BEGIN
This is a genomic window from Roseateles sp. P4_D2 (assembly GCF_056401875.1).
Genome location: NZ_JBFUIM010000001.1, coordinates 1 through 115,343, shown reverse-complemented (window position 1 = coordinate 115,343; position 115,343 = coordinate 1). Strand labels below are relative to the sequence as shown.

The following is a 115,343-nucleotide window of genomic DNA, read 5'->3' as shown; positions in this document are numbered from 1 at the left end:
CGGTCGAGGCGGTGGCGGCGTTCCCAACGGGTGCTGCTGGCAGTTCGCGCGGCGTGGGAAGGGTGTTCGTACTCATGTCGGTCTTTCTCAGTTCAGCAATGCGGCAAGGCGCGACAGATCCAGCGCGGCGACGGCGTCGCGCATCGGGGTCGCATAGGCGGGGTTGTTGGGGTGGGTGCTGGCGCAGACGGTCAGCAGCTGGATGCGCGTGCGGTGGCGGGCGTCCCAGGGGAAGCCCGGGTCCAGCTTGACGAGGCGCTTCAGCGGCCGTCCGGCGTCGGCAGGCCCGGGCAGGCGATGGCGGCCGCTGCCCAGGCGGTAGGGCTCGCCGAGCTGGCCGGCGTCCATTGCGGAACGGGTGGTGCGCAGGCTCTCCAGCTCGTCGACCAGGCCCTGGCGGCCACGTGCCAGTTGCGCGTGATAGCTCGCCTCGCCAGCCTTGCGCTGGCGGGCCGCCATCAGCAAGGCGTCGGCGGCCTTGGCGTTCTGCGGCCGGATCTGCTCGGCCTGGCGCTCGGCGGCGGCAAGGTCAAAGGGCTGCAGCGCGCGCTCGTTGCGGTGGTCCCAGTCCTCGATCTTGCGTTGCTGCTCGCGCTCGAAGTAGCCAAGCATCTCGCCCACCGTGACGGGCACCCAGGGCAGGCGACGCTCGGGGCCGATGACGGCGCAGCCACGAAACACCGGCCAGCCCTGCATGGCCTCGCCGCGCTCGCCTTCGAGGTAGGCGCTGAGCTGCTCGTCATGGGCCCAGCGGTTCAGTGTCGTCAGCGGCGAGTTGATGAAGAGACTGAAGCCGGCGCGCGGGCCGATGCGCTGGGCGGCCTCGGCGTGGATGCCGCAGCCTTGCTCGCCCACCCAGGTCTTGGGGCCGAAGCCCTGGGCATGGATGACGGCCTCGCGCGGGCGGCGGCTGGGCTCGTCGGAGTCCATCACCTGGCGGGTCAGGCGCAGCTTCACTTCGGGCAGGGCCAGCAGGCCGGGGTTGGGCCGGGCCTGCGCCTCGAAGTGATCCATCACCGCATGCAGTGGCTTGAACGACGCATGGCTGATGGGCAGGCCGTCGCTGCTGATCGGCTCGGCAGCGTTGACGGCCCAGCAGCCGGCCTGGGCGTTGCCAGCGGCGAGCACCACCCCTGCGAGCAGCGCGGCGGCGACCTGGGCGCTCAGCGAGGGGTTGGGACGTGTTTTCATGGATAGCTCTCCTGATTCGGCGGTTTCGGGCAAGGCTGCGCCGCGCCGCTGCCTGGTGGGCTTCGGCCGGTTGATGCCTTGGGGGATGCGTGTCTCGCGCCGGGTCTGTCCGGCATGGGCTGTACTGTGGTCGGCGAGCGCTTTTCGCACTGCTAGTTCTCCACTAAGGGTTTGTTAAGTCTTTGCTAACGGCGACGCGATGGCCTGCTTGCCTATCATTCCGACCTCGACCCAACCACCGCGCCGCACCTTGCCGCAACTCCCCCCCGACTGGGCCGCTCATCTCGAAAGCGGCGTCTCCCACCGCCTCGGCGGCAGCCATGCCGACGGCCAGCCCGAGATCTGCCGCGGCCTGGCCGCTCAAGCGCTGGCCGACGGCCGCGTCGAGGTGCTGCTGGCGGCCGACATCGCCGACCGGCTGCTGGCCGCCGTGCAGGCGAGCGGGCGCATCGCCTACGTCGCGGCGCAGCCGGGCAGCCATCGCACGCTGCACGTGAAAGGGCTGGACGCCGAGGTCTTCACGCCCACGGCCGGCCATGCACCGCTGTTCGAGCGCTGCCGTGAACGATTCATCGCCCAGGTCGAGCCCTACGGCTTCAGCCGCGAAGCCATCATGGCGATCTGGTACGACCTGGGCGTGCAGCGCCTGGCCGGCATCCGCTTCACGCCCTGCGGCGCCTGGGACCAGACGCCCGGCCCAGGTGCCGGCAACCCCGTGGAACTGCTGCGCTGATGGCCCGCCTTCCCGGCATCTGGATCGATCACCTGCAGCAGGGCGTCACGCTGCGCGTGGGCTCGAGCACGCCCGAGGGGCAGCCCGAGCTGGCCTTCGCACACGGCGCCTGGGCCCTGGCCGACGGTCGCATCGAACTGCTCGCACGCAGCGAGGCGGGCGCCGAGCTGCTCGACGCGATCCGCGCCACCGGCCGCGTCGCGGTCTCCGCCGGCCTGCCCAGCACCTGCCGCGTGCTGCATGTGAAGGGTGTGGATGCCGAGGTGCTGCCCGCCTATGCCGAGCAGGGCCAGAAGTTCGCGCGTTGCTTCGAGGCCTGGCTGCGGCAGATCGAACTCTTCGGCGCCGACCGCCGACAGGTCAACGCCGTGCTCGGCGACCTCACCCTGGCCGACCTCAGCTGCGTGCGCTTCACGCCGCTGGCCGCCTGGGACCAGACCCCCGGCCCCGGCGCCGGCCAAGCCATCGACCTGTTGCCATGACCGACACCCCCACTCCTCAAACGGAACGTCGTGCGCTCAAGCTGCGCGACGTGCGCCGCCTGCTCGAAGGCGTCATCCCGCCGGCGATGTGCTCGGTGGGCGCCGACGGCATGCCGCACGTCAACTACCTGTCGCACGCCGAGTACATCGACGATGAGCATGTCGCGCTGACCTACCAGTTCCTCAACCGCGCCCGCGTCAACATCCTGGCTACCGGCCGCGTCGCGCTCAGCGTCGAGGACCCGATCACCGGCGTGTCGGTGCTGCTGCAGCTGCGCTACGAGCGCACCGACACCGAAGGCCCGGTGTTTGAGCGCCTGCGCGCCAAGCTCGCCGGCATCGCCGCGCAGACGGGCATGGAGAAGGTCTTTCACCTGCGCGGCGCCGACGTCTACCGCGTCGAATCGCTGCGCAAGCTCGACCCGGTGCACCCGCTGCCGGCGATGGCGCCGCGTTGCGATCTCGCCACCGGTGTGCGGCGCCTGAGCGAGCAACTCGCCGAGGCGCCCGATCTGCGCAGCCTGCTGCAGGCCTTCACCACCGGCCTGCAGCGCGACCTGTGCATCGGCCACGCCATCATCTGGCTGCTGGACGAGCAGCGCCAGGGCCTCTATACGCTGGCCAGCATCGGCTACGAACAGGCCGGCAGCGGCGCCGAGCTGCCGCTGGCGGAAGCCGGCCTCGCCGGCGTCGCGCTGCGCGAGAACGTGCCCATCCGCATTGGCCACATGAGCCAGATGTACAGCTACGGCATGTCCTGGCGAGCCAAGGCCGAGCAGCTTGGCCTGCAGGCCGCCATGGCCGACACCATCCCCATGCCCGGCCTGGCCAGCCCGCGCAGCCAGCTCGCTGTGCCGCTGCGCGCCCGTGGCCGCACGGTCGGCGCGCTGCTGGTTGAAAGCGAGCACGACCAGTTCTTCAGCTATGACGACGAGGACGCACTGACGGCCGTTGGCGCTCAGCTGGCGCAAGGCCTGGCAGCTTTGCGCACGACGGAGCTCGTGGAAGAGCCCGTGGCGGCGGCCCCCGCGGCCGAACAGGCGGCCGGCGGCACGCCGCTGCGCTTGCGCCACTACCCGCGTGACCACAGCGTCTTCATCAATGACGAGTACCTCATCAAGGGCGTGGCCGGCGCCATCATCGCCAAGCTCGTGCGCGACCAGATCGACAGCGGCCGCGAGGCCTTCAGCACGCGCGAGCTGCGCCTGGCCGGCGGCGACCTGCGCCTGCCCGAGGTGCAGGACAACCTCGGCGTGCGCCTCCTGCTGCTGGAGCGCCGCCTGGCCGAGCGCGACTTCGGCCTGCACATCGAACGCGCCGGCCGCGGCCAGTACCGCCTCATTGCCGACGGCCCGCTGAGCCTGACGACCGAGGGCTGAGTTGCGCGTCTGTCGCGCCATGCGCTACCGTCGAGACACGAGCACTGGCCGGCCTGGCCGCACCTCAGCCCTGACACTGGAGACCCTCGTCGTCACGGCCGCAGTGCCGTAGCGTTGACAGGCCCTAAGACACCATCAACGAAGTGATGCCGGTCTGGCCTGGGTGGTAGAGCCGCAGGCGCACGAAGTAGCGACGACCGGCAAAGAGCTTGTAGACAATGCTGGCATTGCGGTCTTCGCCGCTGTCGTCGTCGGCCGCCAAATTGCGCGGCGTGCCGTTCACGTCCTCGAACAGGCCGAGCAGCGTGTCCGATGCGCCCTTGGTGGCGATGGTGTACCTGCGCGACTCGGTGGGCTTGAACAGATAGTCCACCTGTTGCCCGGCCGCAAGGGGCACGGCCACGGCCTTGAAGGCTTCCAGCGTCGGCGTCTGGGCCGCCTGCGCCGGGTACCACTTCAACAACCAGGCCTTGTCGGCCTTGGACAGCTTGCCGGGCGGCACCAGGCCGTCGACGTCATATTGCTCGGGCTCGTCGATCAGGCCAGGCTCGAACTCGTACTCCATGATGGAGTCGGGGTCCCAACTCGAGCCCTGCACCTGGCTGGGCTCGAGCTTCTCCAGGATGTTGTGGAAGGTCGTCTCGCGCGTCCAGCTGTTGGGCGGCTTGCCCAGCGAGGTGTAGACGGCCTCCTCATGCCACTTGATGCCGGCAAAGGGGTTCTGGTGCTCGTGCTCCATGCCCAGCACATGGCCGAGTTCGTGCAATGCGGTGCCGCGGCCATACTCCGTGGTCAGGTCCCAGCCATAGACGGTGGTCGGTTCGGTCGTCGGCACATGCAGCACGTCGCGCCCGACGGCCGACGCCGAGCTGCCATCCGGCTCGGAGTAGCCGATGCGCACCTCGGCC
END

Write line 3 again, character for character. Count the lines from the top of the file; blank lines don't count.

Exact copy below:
The following is a 115,343-nucleotide window of genomic DNA, read 5'->3' as shown; positions in this document are numbered from 1 at the left end: